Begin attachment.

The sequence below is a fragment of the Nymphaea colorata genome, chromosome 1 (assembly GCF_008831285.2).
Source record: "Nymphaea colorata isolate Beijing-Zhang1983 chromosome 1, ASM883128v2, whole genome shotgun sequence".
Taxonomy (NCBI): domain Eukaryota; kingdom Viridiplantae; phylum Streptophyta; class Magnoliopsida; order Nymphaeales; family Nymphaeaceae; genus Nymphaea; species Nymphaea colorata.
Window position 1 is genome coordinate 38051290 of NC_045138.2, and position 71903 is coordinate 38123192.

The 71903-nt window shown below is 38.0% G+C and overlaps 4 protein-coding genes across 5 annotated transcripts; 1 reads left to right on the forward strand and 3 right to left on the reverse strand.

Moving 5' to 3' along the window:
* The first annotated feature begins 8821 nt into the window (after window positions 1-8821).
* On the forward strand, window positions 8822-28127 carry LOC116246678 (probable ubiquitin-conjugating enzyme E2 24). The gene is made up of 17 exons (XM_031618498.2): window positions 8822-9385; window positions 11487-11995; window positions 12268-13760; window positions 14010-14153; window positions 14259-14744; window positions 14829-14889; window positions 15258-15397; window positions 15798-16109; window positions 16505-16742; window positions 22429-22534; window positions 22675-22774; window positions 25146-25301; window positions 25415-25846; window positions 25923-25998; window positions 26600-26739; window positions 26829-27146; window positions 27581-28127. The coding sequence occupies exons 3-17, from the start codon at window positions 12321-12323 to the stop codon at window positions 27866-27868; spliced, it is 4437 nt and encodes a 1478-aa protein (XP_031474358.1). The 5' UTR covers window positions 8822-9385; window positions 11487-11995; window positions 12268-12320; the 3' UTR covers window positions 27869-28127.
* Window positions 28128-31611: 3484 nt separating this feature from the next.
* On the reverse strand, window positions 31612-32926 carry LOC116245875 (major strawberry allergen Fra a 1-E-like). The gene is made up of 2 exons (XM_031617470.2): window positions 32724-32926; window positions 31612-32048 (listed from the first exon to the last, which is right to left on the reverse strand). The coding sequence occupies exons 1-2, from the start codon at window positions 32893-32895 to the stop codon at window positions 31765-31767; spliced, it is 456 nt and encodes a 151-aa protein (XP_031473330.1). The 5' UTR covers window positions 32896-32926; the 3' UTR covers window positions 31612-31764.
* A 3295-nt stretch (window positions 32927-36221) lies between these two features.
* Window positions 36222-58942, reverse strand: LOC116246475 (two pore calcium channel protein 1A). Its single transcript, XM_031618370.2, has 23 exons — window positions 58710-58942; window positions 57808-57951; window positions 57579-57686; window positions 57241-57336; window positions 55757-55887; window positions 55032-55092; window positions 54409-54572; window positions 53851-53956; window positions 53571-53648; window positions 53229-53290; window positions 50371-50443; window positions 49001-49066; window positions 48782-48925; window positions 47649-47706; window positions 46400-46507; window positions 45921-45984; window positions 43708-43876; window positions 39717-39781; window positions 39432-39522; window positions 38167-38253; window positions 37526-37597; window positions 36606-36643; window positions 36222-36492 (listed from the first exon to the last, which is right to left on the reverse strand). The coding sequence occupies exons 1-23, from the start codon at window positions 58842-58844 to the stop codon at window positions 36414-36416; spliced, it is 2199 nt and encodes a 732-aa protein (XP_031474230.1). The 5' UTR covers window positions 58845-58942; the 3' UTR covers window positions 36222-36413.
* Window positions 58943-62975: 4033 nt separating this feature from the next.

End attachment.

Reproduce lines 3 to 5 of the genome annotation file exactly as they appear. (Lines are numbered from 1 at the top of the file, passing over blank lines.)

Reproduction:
Taxonomy (NCBI): domain Eukaryota; kingdom Viridiplantae; phylum Streptophyta; class Magnoliopsida; order Nymphaeales; family Nymphaeaceae; genus Nymphaea; species Nymphaea colorata.
Window position 1 is genome coordinate 38051290 of NC_045138.2, and position 71903 is coordinate 38123192.

The 71903-nt window shown below is 38.0% G+C and overlaps 4 protein-coding genes across 5 annotated transcripts; 1 reads left to right on the forward strand and 3 right to left on the reverse strand.